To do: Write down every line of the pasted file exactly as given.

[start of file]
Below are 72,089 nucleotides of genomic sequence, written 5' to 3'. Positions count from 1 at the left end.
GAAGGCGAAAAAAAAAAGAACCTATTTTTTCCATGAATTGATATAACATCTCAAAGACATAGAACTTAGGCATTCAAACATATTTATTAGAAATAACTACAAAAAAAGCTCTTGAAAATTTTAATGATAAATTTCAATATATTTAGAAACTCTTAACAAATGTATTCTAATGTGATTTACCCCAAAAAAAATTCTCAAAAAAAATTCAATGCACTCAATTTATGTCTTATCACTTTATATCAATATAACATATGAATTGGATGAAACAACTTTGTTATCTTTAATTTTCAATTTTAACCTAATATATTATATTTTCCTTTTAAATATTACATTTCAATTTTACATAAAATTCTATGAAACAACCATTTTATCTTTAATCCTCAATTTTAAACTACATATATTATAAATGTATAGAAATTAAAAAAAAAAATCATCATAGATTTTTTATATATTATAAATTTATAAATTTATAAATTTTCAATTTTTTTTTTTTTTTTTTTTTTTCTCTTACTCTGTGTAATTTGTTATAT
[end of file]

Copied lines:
Below are 72,089 nucleotides of genomic sequence, written 5' to 3'. Positions count from 1 at the left end.
GAAGGCGAAAAAAAAAAGAACCTATTTTTTCCATGAATTGATATAACATCTCAAAGACATAGAACTTAGGCATTCAAACATATTTATTAGAAATAACTACAAAAAAAGCTCTTGAAAATTTTAATGATAAATTTCAATATATTTAGAAACTCTTAACAAATGTATTCTAATGTGATTTACCCCAAAAAAAATTCTCAAAAAAAATTCAATGCACTCAATTTATGTCTTATCACTTTATATCAATATAACATATGAATTGGATGAAACAACTTTGTTATCTTTAATTTTCAATTTTAACCTAATATATTATATTTTCCTTTTAAATATTACATTTCAATTTTACATAAAATTCTATGAAACAACCATTTTATCTTTAATCCTCAATTTTAAACTACATATATTATAAATGTATAGAAATTAAAAAAAAAAATCATCATAGATTTTTTATATATTATAAATTTATAAATTTATAAATTTTCAATTTTTTTTTTTTTTTTTTTTTTTCTCTTACTCTGTGTAATTTGTTATAT